Cover Story

Rethinking divorce

Is America's love affair with divorce nearing an end? New legislation strengthening the legal bond is slowly gaining acceptance among policymakers, but church leadership is the key. Churches can show the way by defending Christian marriage, not by looking the other way "every time a hard case or an unhappy spouse walks into the room."

Issue: "Rethinking divorce," June 13, 1998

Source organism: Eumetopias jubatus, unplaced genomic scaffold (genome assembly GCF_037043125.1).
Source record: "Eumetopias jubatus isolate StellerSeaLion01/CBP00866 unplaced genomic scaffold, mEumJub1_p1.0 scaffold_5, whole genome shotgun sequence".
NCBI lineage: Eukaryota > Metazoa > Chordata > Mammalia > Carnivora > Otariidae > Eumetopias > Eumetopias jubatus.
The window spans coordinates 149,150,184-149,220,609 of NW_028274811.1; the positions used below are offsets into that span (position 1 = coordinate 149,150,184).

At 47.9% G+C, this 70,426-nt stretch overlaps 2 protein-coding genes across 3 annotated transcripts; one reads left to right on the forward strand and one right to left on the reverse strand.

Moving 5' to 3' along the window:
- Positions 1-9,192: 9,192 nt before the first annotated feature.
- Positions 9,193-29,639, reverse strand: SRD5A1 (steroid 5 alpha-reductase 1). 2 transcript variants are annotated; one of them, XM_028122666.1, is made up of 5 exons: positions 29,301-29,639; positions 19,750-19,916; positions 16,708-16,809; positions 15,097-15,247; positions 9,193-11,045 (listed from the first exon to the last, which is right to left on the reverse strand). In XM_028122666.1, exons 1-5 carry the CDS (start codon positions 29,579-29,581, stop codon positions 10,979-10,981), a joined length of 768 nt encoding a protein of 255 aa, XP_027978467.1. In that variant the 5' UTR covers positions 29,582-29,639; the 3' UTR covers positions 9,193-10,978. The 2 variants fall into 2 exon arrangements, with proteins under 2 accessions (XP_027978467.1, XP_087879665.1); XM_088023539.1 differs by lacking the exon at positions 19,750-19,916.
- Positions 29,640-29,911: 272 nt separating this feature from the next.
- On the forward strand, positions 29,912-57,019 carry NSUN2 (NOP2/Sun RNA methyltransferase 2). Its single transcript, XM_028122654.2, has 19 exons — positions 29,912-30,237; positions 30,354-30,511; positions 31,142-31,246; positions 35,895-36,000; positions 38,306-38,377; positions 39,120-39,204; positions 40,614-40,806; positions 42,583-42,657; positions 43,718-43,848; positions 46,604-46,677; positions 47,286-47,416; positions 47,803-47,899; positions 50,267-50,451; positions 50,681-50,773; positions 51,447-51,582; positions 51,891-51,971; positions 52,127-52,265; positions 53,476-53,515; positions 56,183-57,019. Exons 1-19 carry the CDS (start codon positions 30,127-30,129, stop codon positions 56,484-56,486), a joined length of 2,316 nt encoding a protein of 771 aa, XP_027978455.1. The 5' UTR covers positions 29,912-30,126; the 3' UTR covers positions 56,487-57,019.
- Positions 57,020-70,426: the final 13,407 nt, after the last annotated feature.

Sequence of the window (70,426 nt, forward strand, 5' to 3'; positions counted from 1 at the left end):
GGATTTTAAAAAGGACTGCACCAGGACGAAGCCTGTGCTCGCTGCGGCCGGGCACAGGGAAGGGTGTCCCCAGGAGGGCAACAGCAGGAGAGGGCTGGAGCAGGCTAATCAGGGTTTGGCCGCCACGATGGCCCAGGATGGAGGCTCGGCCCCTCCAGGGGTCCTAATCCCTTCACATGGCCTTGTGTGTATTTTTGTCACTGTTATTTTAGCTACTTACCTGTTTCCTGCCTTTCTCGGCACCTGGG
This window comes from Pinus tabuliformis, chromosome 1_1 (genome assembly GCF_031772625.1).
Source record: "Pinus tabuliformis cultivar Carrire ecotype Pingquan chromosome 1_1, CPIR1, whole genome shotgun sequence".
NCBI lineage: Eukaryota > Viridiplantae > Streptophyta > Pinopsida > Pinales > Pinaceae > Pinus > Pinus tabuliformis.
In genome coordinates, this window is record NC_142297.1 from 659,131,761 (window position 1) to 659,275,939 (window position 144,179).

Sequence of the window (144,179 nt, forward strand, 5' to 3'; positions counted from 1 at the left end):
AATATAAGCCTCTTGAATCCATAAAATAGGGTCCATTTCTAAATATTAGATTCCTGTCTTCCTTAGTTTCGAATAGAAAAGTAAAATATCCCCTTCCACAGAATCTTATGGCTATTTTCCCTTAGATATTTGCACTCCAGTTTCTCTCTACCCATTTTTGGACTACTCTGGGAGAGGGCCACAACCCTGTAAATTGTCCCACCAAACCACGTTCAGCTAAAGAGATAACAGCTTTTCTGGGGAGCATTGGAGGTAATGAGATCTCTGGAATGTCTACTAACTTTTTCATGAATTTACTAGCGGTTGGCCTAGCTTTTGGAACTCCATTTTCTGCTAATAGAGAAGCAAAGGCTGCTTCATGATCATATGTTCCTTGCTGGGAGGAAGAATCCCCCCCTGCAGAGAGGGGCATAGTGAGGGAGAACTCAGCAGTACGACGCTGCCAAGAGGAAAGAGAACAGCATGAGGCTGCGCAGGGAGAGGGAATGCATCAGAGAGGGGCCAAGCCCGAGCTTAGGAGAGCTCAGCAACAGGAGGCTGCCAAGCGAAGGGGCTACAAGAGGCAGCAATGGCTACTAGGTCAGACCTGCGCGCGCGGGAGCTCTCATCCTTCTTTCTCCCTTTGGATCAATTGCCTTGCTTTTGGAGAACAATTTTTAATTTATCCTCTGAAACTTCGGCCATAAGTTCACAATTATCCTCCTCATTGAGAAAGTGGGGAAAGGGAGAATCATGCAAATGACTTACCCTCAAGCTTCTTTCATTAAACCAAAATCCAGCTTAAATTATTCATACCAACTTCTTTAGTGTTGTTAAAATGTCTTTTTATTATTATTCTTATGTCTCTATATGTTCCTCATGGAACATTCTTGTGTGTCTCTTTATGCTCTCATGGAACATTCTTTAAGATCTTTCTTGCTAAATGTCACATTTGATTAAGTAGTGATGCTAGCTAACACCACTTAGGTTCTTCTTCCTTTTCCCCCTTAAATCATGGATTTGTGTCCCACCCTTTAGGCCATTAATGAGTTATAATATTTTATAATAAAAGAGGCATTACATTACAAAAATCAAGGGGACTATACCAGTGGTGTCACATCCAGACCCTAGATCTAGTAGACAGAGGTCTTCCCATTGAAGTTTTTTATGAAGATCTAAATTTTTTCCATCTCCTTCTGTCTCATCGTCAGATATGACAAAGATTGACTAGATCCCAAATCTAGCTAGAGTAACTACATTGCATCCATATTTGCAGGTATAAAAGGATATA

in St. Louis - Doug Hayward last June knocked out much of the back wall himself. He bashed through sheetrock and wood, wheeling out the debris and the dust. He pulled up worn carpet and vinyl and, with his contractor's help, carefully laid in sturdy new hardwood flooring. Mr. Hayward was reconstructing not just his small suburban St. Louis house but his life. He had shared the house with his first wife and small children. Then came a decade of divorce. Then, in April, 1997, came remarriage and a filling of the house with a large, melded family that included new wife Lynn Camp and her three children. "The funny thing is, she wasn't ever afraid of my five, but I was afraid of her three," says Doug, a bright-eyed man with hair just beginning to gray. "You know there are going to be problems. But eventually, you have to pick yourself up from the devastation and do what you can. Because of this terrible thing, divorce, so many things that God intended can never be. But that doesn't mean other good things can't happen. God is still in control, and God is good." Both Lynn's and Doug's divorces were biblical, in that their spouses had committed adultery, and they themselves had sincerely sought reconciliation. Their churches gave them the green light to remarry. But that didn't make divorce any easier. "It's hard to describe the pain," Doug says. "I can remember the night, in June of '87, I found out about my wife. I drove over to my pastor's house. I kept repeating out loud, 'It's too hard. It's too hard.' I must have said that a thousand times. I didn't think I could go on living." Things are better now. "There are still some open wounds," Doug says. "But we're moving forward." Adds Lynn, "Trusting God is easier now. When you've been down so far, when you've had nothing, when you know how God provided and carried you, you begin to realize his love never fails." Just as things are looking up for the Hayward family, America is rethinking its generation-long commitment to easy-out marriages. In recent weeks, Arizona has followed Louisiana in enacting a "covenant" marriage law (see Louisiana story, page 22), enabling couples to choose a stronger marriage license not so easily broken. And the Florida legislature has passed a bill requiring couples to take minimal marriage counseling before they're granted a license. That Arizona law, signed May 27 by Gov. Jane Hull, creates a second kind of marriage license. Couples who choose a covenant license would have to go through premarital counseling. To qualify for divorce, they would have to live separately for two years. There are exceptions for adultery, imprisonment, physical abuse, and addiction. Naturally, the law was unpopular in the press. The Arizona Republic chided Gov. Hull, saying she could have "struck a strong blow for freedom and reaffirmed the status quo of no-fault divorce." Its reasoning revived the old arguments for no-fault divorce, including amiable partings. "Artificially keeping two people married when they no longer love each other does not make those situations any better." The weaker action in Florida is designed to give couples a choice: Either take a class or be a tiny bit patient. The classes, run by clergy or counselors, are four-hour sessions covering communication, parenting, and finances. If couples don't attend, they have to wait three days between getting the marriage license and getting married. Plus, the license will cost $32.50 more if they don't attend a class. Lamar Alexander, who ran for president in 1996 and may run again, urged Republicans last week to make divorce reform an issue. Republicans, he said, should promote a government "that encourages marriage instead of penalizing it," and he specifically advocated "making it harder to divorce." Significant and symbolic actions alike attest to what Doug Hayward has learned: "I don't think anyone believes the lie anymore. Divorce is harmful, and everyone at least knows someone hurt by it." One thing Doug and Lynn shared long before they knew each other was St. Louis-area attorney Terry Jones, who handled both their divorces. He at first appears to be somewhat oxymoronic-a divorce lawyer who is also a committed Christian and an elder in a solidly Reformed church-but he says that there is no conflict: "I don't think this is an area of the law that we have to abandon to non-Christians. This is precisely where biblical counseling and perspective is most needed." Around the office and among some in his church, Mr. Jones is known as Noman-as in, "what therefore God has joined, let no man separate." About half his practice is devoted to divorces involving Christians, which he takes on with "two guiding rules." First, "I will apply the biblical principles. If I'm going to bring the divorce, I want to know there are biblical grounds for it. And second, I want to make sure the church is involved, that the pastors or elders are consulted. And if the church says no, I don't file." Though churches teach divorce is wrong, he says, attitudes of individual churchgoers toward divorce often seem identical to those within the general culture. "I can tell in that first phone call," he says, leaning back in his chair. "It's going to start when I ask why. I hear things like, 'We have grown apart,' 'The love is gone,' or 'We're fighting all the time.' The worst is when people say they're doing it for the kids. No, they're not; the kids are going to be hurt horribly." Realizing that, "The first thing I do is I'll try to get the church involved." In theory, at least, most churches he deals with recognize only two valid reasons for divorce: adultery, and abandonment by an unbelieving spouse (see Matt. 19:7-9 and 1 Cor. 7:15-16). They recognize divorce as abhorrent to God and devastating to families. Mr. Jones notes that the disciples responded to Christ's strictness concerning divorce by saying, "'Then it's better not to get married.' They were thinking of all the lousy, stinking marriages out there, where the spouses have gotten good at hurting each other. Jesus knew about those marriages, too. His point was, this is serious stuff. Don't take it lightly." In practice, though, many churches fail to respond appropriately to divorce. "Lots of times, it's a church with a low view of Scripture, but other times, it's a church that just doesn't want to deal with it." When churches echo conventional rationalizations, he says, it damages families and denies justice to a wronged spouse. Church discipline is vital, he says: "The church should intervene as soon as possible, and if there's a refusal to repent, then there should be excommunication, or disfellowshipping, or whatever that particular church terms it." Lynn's church did excommunicate her wayward spouse after extensive efforts to bring him to repentance. But Doug's church failed to find any fault with his spouse. "That's a real problem because extending forgiveness to an unrepentant person is something even God doesn't do," he says. Mr. Jones adds that he sees little teaching, even in Bible-believing churches, about remarriage: "If we tell someone they can't remarry, we must be sure we're basing it on the biblical mandates." He notes that if one member of a divorcing couple has been disciplined and refuses to repent, "that person should be treated as an unbeliever. And that frees the other to remarry." Mr. Jones was an usher in Lynn and Doug's wedding, which he remembers as "the definition of ambivalence. I was joyful to be there, and I knew it was a marriage that would honor God. But I knew all about the brokenness and pain they each went through to get there." Seminars for troubled marriages are spreading. Marriage Encounters is a program used in 13 different denominations, ranging from Southern Baptists to Episcopalians. A small program called Retrouvaille, unaffiliated with a denomination, has shown success. Marriage Savers, founded by Michael and Harriet McManus, has expanded with particular speed. When Peoria, Ill., pastors signed the Community Marriage Policy authored by Marriage Savers in 1991, divorces dropped by a fifth in the first year, and the decline has continued. Marriage Savers classes, which assign couples to older "mentor" couples, can save 80 to 90 percent of troubled marriages, according to Marriage Savers' studies. But there are few Christian ministries to those who are already divorced. Doug and Lynn Hayward met at one of those, a program for the divorced and separated called Fresh Start. One of Fresh Start's organizers, Illinois pastor Tom Jones-who was himself divorced in 1971-says the group's rapid growth shows the need in evangelical churches for ministry to "single-again" adults: "Churches can tend to overlook these folks." Fresh Start has all the earmarks of a typical "recovery" program: It uses the five-stage grief model, and its literature is full of terms such as co-dependency, denial, social networks, and self-esteem. But Fresh Start turns out to be not psychological fluff, but a biblically based program that draws a clear line between American culture's view of divorce ("natural") and God's view of divorce (always results from sin). Marriage is a covenant, Fresh Start teaches, and divorce is a violation of God's plan. "In no way are we endorsing divorce as a legitimate way to solve problems," says Mr. Jones, a regional director and frequent lecturer for the group. "We make it very clear that divorce creates more problems, and usually doesn't solve the ones people hope. Some marriages are so painful that divorce might feel better at first, but that feeling won't last." Fresh Start's guidelines for biblical divorces are slightly wider than the traditional two: "A spouse can sin so gravely that a marriage covenant no longer exists." Mr. Jones states: "When there's physical abuse, or cruelty, when the spouse is unwilling to change, the church can say that no legitimate covenant exists anymore." There's a temptation, he admits, to widen those guidelines every time a hard case or an unhappy spouse walks into the room. That's why, he says, the church must make the call. The church has other duties, too, he adds: Repentant Christians who have endured divorce are in great need of a healthy measure of mercy. "Most churches are pretty severe on the divorced," Mr. Jones explains. "But if [repentant] divorced people know anything, they know God hates divorce. What they need to hear is that God still loves them." Fresh Start focuses initially on the struggles of the divorced: depression, shame, re-entry into single life. There's practical advice dealing with anger, forgiveness, finances, kids, and sex. But participants are not coddled: "We're all sinners," Mr. Jones says. "No one is completely innocent in these things." He adds, "Sexuality is a particularly tough issue. To have known a sexually fulfilling relationship, and then to go to complete celibacy, can be a real challenge for people." Along those lines, Doug Hayward tells of when he met a pastor for lunch a couple of years after the divorce. "How are you, Doug?" the pastor asked. "Terrible!" Doug responded. "I want sex! I really want sex! There! I've said it! That feels better. Now, how are you?" "The church is awfully uncomfortable discussing this," says Tom Jones, who has written extensively about the subject in his book, The Single Again Handbook. "But that's what people are dealing with. I have so much respect for men and women who are really seeking purity. In many ways, it's tougher for them now than when they were teenagers." Lynn and Doug Hayward say they've experienced countless problems related to divorce, single parenting, dealing with exes, and blending two families. "The problems turn up in areas you might not expect," he says. "Lynn's kids are in Christian schools, and they felt like oddballs because they had a single mom. My kids were in public schools, and it was seen as pretty normal there." Doug's toughest task was cooking: "I made do, and I always got something on the table. It wasn't always something I would eat. But I did my best." Lynn says her first husband's deceit was the worst part for her. Her husband, a salesman who traveled often, had essentially established a whole new family in another state. Learning to trust a man again took time. "And then there were the kids," Doug grins. Lynn just shakes her head. "When we were considering remarriage, a friend sat me down," Doug says. "He drew a diagram, with me and all my kids, and Lynn and all her kids, and then began drawing lines from each person to every other person. 'Now, this one will have an issue with that one, and then will have a conflict with this one.' By the time he was done, the paper was a solid mass of lines. 'So you see,' he said, 'there's plenty of potential for interpersonal conflict.'" For the most part, the kids get along fine. Little things can pop up; Doug's boys are huggers, while Lynn's boys aren't. And because Doug's kids had grown up in this house, at first there was a natural feeling of being invaded. It's not just the kids. "For me, there was a little adjusting," Lynn says. "You know, I was pretty used to doing things myself, making the decisions by myself. Now, there's someone else." Doug adds, "No one said this was going to be easy, but I think we can honor God, and honor marriage. God is good-always."